The Vikings might give Cook a chance to win the center job vacated by Matt Birk, but John Sullivan -- a sixth-round pick in 2008 -- is the most likely successor. Ironically, Cook could prove a valuable reserve because he can eliminate the need to carry a backup center on the roster. Cook and Artis Hicks could both serve as multi-positional reserves on game day.
Does Green Bay really plan to use Ryan Pickett as a 330-plus pound defensive end? That's one of several options after the Packers drafted nose tackle B.J. Raji in the first round. General manager Ted Thompson and defensive coordinator Dom Capers both noted the flexibility they have with Pickett, who has been a defensive tackle in the Packers' 4-3 defense since arriving in 2006.
The Packers don't have an established starter at left end in their new 3-4 defense, although it has been presumed Johnny Jolly would open training camp at that position. Pickett could factor in there, or Capers could develop a rotation that allows both Pickett and Raji to get regular playing time at nose tackle. The latter option might work best, keeping both men fresh and allowing Raji to ease into the lineup in anticipation of Pickett's entry into the free-agent market after the season.
What happens to Packers linebackers Brady Poppinga and Brandon Chillar now that it appears neither will start in the base 3-4 defense? I'm not sure if anyone has the answer to that question yet, but Poppinga is only one year removed from a four-year contract extension that pays him almost about $2.7 million this season.
At the very least, it will be comforting to have a pair of established veterans behind a pair of presumed starters whose competency in the new scheme is untested. Former defensive end Aaron Kampman is expected to start at one outside linebacker position and you would assume the Packers are targeting rookie Clay Matthews for the other.
Technically, Matthews must beat out Poppinga and possibly Chillar for a starting job. But I don't think Thompson would have given up two third-round picks to trade up for Matthews if he didn't think anticipate immediate production.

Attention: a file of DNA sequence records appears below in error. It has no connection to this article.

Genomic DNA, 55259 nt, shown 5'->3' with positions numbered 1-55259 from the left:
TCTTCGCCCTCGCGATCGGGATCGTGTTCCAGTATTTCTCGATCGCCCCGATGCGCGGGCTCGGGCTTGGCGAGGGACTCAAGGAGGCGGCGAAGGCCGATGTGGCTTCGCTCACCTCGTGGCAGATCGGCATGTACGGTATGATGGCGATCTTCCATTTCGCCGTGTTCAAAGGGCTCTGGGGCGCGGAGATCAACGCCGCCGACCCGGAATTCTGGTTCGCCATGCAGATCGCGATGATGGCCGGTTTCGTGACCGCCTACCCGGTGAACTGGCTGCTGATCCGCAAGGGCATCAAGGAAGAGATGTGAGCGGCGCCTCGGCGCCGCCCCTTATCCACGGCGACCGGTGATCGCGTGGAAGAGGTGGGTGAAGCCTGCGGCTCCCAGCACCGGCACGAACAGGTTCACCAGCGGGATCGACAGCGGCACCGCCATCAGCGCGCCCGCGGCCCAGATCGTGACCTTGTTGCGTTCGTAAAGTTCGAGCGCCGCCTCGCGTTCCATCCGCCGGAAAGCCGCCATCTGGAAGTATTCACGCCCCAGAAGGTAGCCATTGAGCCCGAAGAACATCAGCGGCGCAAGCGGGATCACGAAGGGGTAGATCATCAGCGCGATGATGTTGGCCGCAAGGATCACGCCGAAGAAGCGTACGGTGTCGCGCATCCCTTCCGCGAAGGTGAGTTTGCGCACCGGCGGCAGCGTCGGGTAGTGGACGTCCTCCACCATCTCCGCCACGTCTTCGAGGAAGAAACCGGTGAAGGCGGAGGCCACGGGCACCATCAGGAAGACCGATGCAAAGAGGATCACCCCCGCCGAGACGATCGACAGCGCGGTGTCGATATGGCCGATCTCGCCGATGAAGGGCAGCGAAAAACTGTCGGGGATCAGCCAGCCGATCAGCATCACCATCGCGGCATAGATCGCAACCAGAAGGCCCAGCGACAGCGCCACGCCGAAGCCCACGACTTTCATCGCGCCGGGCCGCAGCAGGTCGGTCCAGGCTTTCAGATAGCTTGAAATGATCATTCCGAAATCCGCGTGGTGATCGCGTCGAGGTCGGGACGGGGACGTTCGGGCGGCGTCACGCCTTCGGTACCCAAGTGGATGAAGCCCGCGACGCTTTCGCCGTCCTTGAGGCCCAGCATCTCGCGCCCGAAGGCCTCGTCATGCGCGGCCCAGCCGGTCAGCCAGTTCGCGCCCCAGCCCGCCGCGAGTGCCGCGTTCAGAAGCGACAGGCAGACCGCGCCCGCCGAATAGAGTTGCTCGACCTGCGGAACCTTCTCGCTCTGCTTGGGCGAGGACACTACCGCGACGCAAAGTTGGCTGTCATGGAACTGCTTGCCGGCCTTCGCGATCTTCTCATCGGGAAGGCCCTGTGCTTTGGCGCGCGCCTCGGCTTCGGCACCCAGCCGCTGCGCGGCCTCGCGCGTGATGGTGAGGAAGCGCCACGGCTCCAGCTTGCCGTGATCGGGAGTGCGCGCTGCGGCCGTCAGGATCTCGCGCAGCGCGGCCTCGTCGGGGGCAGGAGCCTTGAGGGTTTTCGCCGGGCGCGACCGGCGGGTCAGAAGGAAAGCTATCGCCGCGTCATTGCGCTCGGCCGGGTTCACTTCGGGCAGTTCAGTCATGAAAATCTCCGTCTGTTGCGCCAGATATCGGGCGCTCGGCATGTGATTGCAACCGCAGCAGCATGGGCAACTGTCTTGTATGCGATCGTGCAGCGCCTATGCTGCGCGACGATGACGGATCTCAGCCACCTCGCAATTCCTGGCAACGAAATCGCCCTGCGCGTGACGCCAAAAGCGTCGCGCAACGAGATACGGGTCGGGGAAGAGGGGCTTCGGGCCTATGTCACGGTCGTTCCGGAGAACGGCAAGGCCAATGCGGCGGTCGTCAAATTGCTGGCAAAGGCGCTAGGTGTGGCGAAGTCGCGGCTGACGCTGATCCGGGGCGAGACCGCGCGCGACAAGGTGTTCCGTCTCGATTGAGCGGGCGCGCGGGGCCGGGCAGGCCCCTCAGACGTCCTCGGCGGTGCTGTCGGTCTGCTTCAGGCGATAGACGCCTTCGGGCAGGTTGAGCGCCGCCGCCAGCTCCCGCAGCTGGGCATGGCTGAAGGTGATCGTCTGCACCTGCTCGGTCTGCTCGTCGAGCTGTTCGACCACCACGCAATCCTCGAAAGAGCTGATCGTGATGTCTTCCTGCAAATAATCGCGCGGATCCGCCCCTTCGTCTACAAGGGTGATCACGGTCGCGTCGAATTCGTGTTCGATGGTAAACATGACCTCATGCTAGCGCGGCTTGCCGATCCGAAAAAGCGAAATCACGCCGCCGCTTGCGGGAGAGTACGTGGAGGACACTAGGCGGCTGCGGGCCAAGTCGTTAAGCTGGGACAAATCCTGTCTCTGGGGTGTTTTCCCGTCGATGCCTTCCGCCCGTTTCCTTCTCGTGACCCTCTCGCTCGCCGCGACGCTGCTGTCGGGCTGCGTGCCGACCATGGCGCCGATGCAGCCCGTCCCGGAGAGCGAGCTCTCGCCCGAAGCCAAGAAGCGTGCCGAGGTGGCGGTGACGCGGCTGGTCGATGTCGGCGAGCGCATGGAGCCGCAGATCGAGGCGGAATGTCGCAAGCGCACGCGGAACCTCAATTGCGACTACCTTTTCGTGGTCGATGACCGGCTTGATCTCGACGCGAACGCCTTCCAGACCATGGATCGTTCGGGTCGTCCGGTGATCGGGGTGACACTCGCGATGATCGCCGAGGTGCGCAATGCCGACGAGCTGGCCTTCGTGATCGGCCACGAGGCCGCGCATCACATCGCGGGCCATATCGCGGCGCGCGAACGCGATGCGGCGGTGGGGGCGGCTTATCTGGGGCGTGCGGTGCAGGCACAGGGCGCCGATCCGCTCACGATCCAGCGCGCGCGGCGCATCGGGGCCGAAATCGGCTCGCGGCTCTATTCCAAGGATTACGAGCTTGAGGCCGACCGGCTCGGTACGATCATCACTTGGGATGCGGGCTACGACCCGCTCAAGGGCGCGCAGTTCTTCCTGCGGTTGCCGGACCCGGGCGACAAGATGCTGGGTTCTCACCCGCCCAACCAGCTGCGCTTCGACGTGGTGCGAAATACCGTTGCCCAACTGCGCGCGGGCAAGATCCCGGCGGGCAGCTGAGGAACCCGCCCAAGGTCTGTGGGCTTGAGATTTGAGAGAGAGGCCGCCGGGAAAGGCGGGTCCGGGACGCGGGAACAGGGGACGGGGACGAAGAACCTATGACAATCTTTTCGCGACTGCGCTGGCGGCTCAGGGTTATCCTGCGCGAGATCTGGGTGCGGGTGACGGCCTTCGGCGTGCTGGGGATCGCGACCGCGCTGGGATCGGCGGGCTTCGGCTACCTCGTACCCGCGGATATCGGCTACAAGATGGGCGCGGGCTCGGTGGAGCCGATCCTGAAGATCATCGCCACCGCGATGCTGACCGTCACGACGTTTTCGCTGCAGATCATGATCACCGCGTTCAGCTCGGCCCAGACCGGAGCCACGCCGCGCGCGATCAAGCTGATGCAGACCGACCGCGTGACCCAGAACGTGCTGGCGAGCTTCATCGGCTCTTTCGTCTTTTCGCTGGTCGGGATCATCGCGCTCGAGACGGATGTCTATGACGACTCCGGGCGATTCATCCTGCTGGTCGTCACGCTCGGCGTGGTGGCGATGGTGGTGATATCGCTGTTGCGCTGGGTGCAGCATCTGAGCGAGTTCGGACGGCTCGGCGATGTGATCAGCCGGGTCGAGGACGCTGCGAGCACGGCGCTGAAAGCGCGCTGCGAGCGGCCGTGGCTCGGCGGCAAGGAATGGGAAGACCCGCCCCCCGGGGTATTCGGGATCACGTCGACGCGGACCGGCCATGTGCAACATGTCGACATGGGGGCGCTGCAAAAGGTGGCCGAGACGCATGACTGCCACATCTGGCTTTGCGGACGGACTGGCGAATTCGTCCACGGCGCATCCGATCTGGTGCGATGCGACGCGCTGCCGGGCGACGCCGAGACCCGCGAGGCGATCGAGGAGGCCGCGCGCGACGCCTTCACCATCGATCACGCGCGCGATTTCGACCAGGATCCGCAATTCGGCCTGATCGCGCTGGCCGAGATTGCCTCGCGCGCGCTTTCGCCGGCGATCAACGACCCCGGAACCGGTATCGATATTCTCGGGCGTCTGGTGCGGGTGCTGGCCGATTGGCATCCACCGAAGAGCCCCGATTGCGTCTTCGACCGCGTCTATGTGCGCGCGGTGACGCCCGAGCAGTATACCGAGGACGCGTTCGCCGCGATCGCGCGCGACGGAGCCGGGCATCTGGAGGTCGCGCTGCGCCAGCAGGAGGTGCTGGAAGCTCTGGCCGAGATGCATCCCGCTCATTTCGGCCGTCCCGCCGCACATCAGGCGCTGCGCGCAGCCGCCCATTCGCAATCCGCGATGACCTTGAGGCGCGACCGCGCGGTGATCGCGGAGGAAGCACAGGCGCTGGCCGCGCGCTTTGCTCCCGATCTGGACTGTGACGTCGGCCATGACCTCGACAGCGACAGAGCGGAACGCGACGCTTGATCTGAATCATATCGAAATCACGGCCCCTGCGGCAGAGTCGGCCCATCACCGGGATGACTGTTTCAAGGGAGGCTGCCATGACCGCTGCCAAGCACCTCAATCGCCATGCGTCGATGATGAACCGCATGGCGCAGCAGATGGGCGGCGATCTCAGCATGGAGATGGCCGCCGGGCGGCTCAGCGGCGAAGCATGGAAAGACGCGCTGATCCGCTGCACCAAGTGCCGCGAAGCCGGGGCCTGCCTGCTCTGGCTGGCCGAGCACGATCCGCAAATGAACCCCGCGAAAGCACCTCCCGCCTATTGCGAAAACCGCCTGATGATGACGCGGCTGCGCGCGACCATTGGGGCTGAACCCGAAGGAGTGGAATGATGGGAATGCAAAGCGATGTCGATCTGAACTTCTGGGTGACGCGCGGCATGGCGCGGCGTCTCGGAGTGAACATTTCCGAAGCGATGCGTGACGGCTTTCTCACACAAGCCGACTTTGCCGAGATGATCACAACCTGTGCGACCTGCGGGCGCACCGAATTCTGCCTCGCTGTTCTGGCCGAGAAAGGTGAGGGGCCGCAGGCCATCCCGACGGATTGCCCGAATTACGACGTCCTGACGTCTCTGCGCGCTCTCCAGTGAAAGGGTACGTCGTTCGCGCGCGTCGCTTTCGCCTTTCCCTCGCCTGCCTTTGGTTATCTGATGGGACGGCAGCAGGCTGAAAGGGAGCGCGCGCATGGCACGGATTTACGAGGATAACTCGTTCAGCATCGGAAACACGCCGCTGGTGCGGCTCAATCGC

Could cornerback D.J. Moore end Nate Vasher's career in Chicago? Moore, a fourth-round pick over the weekend, was a regular playmaker at Vanderbilt and should compete for the Bears' nickel position. If Moore can hold down that job, and Corey Graham wins the starting job opposite Charles Tillman, would the Bears keep Vasher -- and his bloated contract -- as a fourth cornerback?
Usually it's not wise to jettison a competent cornerback, given how difficult it is to play the position. But you wonder whether it would be a healthy situation to keep Vasher in that scenario.
There are a lot of "ifs" here, and we shouldn't rule out the possibility of Vasher rejuvenating his career in training camp and winning the starting job outright. We also shouldn't assume Moore, who was the 18th cornerback taken in the draft, will be ready for a nickel role. But it's a scenario worth considering nonetheless.
Imagine if the Bears enter the season with two of their top three receivers boasting zero NFL receptions. It's a realistic possibility when you consider that Earl Bennett is the leading candidate for the No. 2 receiver and third-round pick Juaquin Iglesias could win the No. 3 job.
There are other options as well, most notably veteran Rashied Davis. It's also possible that the Bears could grab a veteran free agent before the start of the regular season. But after drafting three receivers Sunday, the Bears will at least give themselves some time to evaluate what they have before making their next move.
Posted by ESPN.com's Kevin Seifert Sorry. I'm not going to dish out draft grades. Don't like 'em. Rarely look at 'em. Seems like a waste of time to slap an overall grade on a body of work that won't be reconciled for at least two years.